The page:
Background: Neurodegenerative diseases like Alzheimer’s and Parkinson’s are serious global health problems with no effective cures. Studying these diseases directly in patients is crucial, but the disease progression is slow, and the symptoms may vary from patient to patient. Developing biomarkers is one way to detect diseases early but due to legal and ethical concerns, sharing data is challenging. To address this problem, scientists are now exploring “synthetic cohorts”, which consists of virtual patient data sets. These virtual clinical-like data sets could be of vital importance to researchers with novel methodology but lacking patient data, help train AI models, enable “in silico” experiments, and for educational purposes.
Aim: To utilize machine learning models to create realistic “synthetic cohorts” of patients with neurodegenerative diseases, which will be shareable without violating current ethical and legal principles. The data from these models will also be analyzed to reveal new associations within neurodegenerative diseases, advancing our understanding of these conditions.
Methods: The generation of synthetic cohorts involves mathematical modeling using existing observational data. These models enable the creation of comprehensive, virtual patient datasets, allowing researchers worldwide to conduct experiments related to neurodegenerative diseases.
Significance: The development and global availability of “synthetic cohorts” play a pivotal role in advancing our understanding of neurodegenerative disease mechanisms. By identifying new associations and potential drug targets, these cohorts could accelerate therapy development. The knowledge gained from the project might also have a big impact on various other areas of medicine.
Researchers: Aleksej Zelezniak (Chalmers), Enric Llorens (KI)
Background: While gene and cell therapies show great potential in treating genetic disorders by targeting inherent genetic defects, effective regulation of therapeutic gene expression in a cell type-specific manner remains a challenge. Achieving precise control over the gene expression has the potential to significantly enhance both the safety and efficacy of those therapies, reducing side effects and health risks. One way to achieve this is to utilize advanced sequencing techniques and machine learning, particularly deep generative neural networks (DGNN), to design targeted regulatory DNA sequences, with the potential to revolutionize the field by enabling precise programmability of regulatory DNA.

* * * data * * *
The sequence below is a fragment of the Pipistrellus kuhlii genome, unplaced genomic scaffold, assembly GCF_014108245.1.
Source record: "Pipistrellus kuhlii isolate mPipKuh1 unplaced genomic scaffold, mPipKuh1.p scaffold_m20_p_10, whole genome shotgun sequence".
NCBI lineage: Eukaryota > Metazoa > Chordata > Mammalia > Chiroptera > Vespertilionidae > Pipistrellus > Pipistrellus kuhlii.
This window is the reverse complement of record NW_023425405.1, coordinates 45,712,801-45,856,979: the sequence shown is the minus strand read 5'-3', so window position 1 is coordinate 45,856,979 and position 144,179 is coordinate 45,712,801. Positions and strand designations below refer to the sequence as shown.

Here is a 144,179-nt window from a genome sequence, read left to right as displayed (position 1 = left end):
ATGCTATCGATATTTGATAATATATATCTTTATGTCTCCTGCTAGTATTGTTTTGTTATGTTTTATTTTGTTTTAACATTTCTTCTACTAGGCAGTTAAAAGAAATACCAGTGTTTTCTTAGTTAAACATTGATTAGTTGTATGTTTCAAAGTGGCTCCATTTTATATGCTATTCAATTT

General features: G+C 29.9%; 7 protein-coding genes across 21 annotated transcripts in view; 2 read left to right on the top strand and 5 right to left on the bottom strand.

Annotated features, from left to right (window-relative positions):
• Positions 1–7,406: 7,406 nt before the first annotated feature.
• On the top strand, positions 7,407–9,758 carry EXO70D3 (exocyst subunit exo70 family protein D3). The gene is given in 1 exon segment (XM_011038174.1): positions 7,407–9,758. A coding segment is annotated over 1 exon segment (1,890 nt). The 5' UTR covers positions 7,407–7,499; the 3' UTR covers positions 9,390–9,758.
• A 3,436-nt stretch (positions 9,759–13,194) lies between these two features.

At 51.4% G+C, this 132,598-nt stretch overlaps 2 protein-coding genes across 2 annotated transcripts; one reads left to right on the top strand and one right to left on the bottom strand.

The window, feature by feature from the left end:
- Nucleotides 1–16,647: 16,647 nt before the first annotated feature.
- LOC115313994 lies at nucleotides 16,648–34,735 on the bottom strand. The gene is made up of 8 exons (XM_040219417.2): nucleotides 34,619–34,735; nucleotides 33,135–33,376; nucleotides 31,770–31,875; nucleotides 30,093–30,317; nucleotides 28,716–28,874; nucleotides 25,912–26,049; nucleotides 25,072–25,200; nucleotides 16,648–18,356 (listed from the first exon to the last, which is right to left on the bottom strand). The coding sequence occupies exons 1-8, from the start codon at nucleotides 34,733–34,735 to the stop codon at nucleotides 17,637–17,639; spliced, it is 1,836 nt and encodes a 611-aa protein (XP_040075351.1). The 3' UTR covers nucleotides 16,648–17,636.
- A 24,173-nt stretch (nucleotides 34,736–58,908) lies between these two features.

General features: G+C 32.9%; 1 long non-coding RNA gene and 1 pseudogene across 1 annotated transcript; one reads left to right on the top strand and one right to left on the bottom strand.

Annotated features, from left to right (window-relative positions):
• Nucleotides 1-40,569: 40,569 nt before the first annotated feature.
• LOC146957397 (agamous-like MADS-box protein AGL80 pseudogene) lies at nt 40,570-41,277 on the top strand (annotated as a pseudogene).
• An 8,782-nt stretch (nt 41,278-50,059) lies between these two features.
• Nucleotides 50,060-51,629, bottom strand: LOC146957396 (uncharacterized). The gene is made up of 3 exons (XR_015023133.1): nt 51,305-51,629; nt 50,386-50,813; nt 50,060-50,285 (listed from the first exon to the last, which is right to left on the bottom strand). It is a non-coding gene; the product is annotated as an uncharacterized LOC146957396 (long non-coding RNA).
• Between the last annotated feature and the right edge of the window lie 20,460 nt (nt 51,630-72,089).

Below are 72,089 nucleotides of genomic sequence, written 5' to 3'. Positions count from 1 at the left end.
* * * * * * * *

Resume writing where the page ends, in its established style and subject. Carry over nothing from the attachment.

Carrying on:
Aim: To design and experimentally validate synthetic regulatory sequences for cell-specific gene expression control, using deep generative neural networks (DGNNs).
Methods: A comprehensive dataset for training the DGNNs will be developed by using a map of cell type-specific regulatory elements, such as enhancers, created by exploring single-cell chromatin accessibility data (ATAC-seq) and (RNA-seq). The regulatory sequences will be selected based on their specificity in controlling gene expression in therapeutically relevant cell types and validated through multiplexed single-cell enhancer reporter assays in stem cell-derived therapeutic cells.
Significance: If the project is successful, the AI-designed regulatory sequences might lead to greatly improved gene therapy by enabling precise control of gene expression in specific cell types.
Researchers: Nanna Holmgaard List (KTH), Talha Bin Masood (LiU)
Background: Sustaining almost all life on our planet and essential for visual perception, light plays a pivotal role in biology. At a molecular level, photo-responsive proteins are responsible for light-induced processes, whose biotechnological exploitations have already led to many life science breakthroughs. A deep understanding of these systems is crucial to understand photobiology and to engineer novel photoactive systems that can further advance life sciences.
Aim: The aim of the project is to combine automated quantum mechanics/molecular mechanics (QM/MM) workflows, topological data analysis, and visualization to investigate the workings of photoactive proteins. This three-pronged approach aims to decode complex data and understand not just “what happens” at the molecular level but also “why it happens.” The focus will be on proteins relevant to bioimaging and optogenetics.
Methods: The workflow for constructing reliable QM/MM models across sets of proteins will be optimized and improved significantly. The new models will also be used to create statistical and topological data analysis methods, capable of summarization, feature extraction, and robust comparison of time-evolving multifield data. An integrated visualization platform that combines analysis tools with innovative visual representations will also be developed.
Significance: The research will offer new insights into protein design factoring in photofunction with potential implications for a variety of technologies from biosensing to light-powered chemistry. Simultaneously, the project’s multifaceted analysis and visualization methods have broad applications, extending beyond biology to fields such as material and climate sciences.